Recently, several of my friends have had their first babies. As I’ve been chatting with them and congratulating them, I’ve also been thinking about what advice I’d share with a new parent after having five kids. We had many friends share their parenting advice with us before Sunshine was born and I’m grateful for the things they mentioned to us. Much of it was solid, practical advice that has helped us in our parenting journey. And so here’s my attempt to pass along that gift to you.
1. Take all advice for new parents with a grain of salt.
My first piece of advice for new parents is going to be a bit ironic. As a new mom or dad, however, you’ll find EVERYONE has some advice for you, from the nurse at the hospital to your family and friends to the lady behind you in the check-out line at the grocery (who will also want to know how much the baby weighed and what her name is).
Your job as a parent is to filter that advice, take the best and leave the rest. And that’s a tough job as a new parent, in the haze of sleeplessness and joy that you’re in. You don’t want to offend any great-aunts or in-laws and you want to do what’s best for your baby. Just remember that what worked for another parent may not work for you; every baby and every family is unique, and YOU (and your husband) need to decide what’s best for YOU and your baby.
2. Find parent friends.
Looking back on my first few months as a new mom with Sunshine, I’ve come to see that I was very lonely during that time. Only I didn’t know it. I had Sunshine in the city I’d grown up in, so my parents and my in-laws lived close to us. I was surrounded by my university and childhood friends. However, I was the first among my friends to get married and have kids.
Recently, one of my dear friends from university had her first baby and confessed to me, “Bonnie, I had no idea what you were going through back then—or what you needed.” (That’s okay, because I didn’t really know what I needed either!)
When we moved to Victoria, we immediately got involved with the student community at our local church. After a few months, however, I realized that we didn’t need other students—we needed other parents. The young singles we were hanging out with faced a completely different reality than we did in taking classes. We switched churches, found some supportive fellow parents, and that made a huge difference in our time there.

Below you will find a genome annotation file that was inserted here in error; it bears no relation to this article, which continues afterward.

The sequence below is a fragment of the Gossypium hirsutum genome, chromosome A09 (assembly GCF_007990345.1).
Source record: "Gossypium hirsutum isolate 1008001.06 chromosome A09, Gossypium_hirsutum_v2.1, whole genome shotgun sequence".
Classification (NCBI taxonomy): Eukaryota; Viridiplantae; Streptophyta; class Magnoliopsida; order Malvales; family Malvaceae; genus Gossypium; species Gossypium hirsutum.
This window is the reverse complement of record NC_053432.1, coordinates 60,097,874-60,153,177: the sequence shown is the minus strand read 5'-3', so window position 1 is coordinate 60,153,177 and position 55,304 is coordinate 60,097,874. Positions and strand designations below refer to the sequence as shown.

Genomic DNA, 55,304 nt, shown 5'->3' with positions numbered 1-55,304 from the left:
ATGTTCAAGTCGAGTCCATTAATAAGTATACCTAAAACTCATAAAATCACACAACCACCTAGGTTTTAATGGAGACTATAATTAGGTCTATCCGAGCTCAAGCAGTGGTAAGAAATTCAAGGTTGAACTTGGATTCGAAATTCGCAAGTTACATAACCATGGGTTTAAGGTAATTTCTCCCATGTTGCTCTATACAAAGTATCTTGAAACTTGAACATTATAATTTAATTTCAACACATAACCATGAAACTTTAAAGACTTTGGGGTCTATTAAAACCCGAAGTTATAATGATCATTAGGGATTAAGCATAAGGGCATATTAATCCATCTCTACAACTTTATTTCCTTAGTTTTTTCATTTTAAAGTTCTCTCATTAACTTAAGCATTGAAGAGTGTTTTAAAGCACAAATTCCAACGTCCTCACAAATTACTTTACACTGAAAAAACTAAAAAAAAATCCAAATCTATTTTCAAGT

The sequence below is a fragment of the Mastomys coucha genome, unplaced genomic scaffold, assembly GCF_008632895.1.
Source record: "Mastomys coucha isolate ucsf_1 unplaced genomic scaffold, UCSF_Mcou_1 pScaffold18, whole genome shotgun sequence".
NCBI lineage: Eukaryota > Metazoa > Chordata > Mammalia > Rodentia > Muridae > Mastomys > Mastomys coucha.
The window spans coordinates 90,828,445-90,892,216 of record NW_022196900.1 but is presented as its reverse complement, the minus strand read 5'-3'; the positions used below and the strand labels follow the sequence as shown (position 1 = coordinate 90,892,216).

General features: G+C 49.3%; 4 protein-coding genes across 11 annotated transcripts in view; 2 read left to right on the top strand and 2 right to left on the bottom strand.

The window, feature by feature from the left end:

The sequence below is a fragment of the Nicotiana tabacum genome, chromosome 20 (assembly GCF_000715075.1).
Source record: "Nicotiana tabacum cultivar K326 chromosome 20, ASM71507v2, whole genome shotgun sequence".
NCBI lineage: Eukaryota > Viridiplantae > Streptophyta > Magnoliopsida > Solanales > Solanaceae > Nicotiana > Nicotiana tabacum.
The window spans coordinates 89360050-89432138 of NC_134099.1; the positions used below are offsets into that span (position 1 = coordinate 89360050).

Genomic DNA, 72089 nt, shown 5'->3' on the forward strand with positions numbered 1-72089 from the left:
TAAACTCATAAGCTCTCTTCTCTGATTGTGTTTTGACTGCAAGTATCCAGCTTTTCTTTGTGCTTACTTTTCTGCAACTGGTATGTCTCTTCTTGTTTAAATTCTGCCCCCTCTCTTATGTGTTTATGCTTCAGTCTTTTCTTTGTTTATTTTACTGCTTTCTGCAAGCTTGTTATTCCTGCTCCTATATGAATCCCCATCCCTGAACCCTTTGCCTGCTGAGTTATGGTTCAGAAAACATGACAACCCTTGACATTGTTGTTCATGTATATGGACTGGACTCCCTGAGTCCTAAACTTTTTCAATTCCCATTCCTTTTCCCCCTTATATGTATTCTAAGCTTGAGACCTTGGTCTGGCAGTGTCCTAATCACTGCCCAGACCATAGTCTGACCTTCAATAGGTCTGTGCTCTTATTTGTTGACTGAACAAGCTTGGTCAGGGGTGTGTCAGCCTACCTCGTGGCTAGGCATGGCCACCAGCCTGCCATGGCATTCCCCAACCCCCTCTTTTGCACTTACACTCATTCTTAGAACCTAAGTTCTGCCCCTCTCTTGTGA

As new parents, you need friends who are also parents, who get what it’s like to be up at night with a crying baby and won’t care if you come to visit with spit-up on your shoulder. You need to get advice for new parents from fellow parents, who are in the trenches now (and not someone from your mom’s generation who hasn’t raised a baby in twenty years).
If you’ve recently moved or had kids before the rest of your friends, find new friends. Check out your local community center, church or library for mom’s groups and family groups and reach out to other parents.
3. Ask for and accept help.
I’ve mentioned this is really hard for me to do, but as parents, you really do need the community around you. I was given this advice for new parents with Sunshine and mostly ignored it. Don’t make my mistake! Parenting a newborn is tough; you need help. That might mean asking your husband to wash the dishes or your mother-in-law to wash the laundry, or it might mean asking someone to take the baby so you can rest or bring you meals so you don’t have to cook.